Precisely how do we distinguish the texture of objects by touch? This is what has just been decoded by a study led by Clément Léna, research director at Inserm and Daniela Popa, a researcher at Inserm in Mixed Research Unit 1024: Biology Institute, École Normale Supérieure (Inserm, ENS, CNRS) and published in the journal Nature Neuroscience. Interactions between several regions of the brain that have until now not been identified are responsible for adjusting movement and refining our sense of touch.
To achieve this result, the researcher studied the sense of touch in mice. This sense is very developed in nocturnal rodents who have a mediocre sense of sight but use their vibrissae (something like long mobile whiskers) to explore their environment by feel. In mice, the cerebral areas dedicated to sensations of touch from the vibrissae are proportionally as large as those for sensations of touch from the hands in humans. The highly sensitive vibrissae, just like the hands of primates, enable the perception of textures, forms and dimensions thanks to an extremely precise control of their movements.
By stimulating the cerebral zones of mice using optogenetics, the researchers have revealed the existence of a functional circuit between the cerebellum and sensory and motor cortices. When this circuit no longer functions, mice can no longer explore their environment correctly or brush against objects in a precise manner, which changes their perception of the environment.
‘The loops of the circuit enable the cerebellum, which is a key cerebral zone, to constantly adjust the signals of the sensorimotor cortex. The movements of the body (the vibrissae in mice and fingers in humans) are then adapted in order to touch objects precisely. This is what makes us capable of distinguishing what we are touching and of perceiving the texture of a surface by stroking it, without making rough movements,’ explained Clément Léna, research director at Inserm.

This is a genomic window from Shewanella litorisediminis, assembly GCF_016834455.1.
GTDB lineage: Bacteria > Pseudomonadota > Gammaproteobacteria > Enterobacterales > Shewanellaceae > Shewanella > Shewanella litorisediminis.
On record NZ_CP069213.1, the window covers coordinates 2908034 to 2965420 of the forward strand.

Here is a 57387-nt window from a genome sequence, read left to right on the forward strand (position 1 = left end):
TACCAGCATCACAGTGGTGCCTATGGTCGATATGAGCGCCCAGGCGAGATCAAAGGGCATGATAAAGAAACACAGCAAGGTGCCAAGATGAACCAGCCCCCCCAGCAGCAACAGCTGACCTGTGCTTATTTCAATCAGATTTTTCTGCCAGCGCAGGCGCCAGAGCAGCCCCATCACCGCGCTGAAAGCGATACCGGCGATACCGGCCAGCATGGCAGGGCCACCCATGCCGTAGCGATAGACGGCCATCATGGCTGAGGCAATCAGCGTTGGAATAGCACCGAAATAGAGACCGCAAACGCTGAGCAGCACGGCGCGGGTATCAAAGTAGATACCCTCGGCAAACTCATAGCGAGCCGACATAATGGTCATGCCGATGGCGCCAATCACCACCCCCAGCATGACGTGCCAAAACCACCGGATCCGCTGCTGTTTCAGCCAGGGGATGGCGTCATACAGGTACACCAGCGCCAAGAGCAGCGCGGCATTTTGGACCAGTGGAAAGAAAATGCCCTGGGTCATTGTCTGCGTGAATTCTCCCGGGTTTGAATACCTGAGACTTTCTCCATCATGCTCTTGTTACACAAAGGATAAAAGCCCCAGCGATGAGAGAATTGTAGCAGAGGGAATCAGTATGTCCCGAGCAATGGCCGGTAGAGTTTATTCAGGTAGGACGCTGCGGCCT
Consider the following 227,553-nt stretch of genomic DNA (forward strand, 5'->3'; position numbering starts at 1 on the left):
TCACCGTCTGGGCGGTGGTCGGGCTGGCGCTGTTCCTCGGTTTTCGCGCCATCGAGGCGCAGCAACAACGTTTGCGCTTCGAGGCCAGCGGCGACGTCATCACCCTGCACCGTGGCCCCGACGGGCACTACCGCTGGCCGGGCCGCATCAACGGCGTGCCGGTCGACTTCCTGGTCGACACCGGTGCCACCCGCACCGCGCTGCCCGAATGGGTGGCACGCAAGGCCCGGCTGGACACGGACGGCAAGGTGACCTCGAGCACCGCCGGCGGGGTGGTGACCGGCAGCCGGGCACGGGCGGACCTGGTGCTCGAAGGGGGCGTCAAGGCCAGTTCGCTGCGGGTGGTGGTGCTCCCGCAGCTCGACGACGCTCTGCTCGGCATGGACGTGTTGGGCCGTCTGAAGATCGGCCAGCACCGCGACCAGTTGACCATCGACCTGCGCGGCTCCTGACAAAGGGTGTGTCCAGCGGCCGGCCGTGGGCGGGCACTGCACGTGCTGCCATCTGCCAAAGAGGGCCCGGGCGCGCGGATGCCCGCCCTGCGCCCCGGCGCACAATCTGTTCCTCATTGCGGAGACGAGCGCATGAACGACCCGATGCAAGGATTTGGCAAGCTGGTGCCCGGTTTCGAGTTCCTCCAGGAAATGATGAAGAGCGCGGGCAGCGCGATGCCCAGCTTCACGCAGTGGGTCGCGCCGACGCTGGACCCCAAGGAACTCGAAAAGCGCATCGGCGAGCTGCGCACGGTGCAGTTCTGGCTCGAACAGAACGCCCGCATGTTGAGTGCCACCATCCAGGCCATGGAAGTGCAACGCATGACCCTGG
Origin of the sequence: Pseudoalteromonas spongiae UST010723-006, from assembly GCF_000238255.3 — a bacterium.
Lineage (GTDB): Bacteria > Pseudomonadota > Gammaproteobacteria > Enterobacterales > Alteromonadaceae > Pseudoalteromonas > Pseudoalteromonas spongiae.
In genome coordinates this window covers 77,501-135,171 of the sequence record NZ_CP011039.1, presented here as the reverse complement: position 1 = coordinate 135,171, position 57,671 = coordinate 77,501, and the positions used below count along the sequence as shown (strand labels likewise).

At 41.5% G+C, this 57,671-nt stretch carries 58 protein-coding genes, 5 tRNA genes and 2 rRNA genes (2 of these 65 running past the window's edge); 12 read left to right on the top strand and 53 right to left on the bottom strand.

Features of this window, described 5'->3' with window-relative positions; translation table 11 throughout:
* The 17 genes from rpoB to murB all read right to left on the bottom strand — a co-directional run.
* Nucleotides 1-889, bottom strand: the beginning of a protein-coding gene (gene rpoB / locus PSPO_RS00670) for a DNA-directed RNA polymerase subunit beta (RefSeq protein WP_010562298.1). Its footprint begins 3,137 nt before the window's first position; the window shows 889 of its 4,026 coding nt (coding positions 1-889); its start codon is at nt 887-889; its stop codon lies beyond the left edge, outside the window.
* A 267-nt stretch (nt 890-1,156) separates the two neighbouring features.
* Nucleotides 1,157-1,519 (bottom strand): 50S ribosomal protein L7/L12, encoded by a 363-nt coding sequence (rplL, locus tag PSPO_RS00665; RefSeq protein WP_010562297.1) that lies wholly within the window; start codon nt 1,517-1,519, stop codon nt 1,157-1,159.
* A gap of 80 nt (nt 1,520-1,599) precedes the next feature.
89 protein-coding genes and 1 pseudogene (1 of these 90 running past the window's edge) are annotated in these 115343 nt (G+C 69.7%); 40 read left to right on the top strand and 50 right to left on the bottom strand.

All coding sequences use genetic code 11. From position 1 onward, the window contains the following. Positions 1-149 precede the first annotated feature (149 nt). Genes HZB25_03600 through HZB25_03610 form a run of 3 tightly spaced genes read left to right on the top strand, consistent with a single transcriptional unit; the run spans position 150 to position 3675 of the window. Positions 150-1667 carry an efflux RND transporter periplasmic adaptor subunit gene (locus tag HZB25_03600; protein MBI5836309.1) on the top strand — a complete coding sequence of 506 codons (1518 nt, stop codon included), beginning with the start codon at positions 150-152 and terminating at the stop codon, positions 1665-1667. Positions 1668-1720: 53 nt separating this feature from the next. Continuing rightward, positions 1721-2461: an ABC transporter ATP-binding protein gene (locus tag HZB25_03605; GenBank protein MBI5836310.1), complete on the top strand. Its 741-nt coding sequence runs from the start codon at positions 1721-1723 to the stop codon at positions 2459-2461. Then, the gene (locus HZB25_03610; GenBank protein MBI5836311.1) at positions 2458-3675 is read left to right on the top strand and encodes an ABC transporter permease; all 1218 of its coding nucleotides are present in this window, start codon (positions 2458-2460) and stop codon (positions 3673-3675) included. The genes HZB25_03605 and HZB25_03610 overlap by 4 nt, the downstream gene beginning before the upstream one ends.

The research team is now interested in the functioning of this circuit, which connects the cerebellum and the cortex, in diseases where the motor functions are altered such as Parkinson’s disease and dystonias. ‘The tools that we are developing in the laboratory should make it possible to advance our understanding of these diseases and the development of symptomatic treatments,’ believes Daniela Popa, a researcher at Inserm and co-author of these projects.
Cerebellum involvement in cortical sensorimotor circuits for the control of voluntary movements Rémi D Proville1–3,8, Maria Spolidoro1–3,8, Nicolas Guyon1–3, Guillaume P Dugué1–3, Fekrije Selimi4–6, Philippe Isope7, Daniela Popa1–3,9 & Clément Léna1–3,91 Institut de Biologie de l’Ecole Normale Supérieure, Paris, France. 2 Centre National de la Recherche Scientifique (CNRS) UMR8197, Paris, France. 3 Institut National de la Santé et de la Recherche Médicale (INSERM) U1024, Paris, France. 4 Center for Interdisciplinary Research in Biology, Collège de France, Paris, France. 5 CNRS UMR7241, Paris, France. 6 INSERM U1050, Paris, France. 7 Institut des Neurosciences Cellulaires et Intégratives, CNRS UPR 3212, Université de Strasbourg, Strasbourg, France. 8 These authors contributed equally to this work. 9 These authors jointly direct this work. Nature Neurosciences, july, 27th doi:10.1038/nn.3773